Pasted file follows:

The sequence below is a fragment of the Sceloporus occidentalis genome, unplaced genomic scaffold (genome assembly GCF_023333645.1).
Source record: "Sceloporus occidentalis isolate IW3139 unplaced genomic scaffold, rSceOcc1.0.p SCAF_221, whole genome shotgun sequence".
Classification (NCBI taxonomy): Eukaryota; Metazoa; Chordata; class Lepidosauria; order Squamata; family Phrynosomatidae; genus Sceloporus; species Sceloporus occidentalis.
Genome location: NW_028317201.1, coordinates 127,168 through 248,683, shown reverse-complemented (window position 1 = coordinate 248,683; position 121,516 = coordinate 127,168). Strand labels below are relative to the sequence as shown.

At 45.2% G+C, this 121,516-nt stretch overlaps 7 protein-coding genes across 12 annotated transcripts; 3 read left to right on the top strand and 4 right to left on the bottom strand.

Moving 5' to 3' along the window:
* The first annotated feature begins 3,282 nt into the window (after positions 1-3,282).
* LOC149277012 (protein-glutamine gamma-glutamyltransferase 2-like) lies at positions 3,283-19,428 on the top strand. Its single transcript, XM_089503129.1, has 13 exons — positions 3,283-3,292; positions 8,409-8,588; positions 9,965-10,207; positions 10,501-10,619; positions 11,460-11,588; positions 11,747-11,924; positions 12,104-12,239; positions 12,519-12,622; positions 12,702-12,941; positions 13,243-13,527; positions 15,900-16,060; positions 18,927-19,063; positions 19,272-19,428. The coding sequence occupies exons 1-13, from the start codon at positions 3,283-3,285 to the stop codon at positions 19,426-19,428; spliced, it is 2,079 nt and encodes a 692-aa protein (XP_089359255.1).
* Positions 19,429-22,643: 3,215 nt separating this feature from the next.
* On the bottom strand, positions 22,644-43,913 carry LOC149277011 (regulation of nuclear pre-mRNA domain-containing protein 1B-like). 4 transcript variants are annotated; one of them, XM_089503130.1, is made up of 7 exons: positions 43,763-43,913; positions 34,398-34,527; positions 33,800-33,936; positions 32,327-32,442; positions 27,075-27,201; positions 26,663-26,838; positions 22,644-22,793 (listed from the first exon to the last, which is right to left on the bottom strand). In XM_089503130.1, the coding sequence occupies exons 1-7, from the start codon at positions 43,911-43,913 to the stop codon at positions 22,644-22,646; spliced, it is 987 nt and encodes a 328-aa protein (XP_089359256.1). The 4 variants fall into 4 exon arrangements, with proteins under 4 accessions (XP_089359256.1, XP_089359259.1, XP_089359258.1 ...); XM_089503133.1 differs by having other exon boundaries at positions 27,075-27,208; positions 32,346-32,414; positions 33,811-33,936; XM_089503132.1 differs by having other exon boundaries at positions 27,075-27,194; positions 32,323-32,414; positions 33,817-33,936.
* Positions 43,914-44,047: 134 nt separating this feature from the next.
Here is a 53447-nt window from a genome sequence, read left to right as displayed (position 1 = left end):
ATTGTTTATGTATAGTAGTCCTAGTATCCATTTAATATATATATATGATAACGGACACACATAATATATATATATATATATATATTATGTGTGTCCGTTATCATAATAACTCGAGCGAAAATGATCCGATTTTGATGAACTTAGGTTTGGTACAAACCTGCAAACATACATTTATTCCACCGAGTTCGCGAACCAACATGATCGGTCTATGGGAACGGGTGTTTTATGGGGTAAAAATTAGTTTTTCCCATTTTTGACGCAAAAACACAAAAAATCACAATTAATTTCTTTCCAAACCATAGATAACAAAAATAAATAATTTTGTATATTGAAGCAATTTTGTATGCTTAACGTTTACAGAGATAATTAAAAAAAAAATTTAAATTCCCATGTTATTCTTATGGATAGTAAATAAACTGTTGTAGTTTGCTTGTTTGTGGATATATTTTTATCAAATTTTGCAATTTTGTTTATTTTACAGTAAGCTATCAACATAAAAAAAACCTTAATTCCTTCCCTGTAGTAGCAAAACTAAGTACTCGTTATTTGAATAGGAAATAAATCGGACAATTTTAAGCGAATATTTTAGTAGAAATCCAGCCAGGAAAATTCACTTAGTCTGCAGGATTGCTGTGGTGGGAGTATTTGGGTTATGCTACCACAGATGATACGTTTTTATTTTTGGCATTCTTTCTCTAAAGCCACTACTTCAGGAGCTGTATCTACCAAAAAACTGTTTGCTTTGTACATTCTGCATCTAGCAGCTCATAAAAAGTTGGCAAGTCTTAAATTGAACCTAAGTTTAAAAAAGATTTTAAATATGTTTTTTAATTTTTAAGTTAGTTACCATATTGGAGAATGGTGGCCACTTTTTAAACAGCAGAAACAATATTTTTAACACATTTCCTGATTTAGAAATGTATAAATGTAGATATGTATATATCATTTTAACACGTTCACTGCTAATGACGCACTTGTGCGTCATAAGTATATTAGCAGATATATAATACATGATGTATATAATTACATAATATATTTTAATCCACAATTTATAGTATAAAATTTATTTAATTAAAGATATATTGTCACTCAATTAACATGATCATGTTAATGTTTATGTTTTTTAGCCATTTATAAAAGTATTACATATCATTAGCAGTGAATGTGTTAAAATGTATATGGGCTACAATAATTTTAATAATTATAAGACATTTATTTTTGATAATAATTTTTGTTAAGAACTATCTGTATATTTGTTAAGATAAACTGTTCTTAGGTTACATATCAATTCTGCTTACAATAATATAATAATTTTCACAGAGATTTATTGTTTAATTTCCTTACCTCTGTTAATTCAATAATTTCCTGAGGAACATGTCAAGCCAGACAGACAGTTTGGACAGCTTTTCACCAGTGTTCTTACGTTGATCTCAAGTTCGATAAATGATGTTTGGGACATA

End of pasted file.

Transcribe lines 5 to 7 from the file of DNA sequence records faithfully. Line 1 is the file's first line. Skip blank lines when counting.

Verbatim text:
At 45.2% G+C, this 121,516-nt stretch overlaps 7 protein-coding genes across 12 annotated transcripts; 3 read left to right on the top strand and 4 right to left on the bottom strand.

Moving 5' to 3' along the window:
* The first annotated feature begins 3,282 nt into the window (after positions 1-3,282).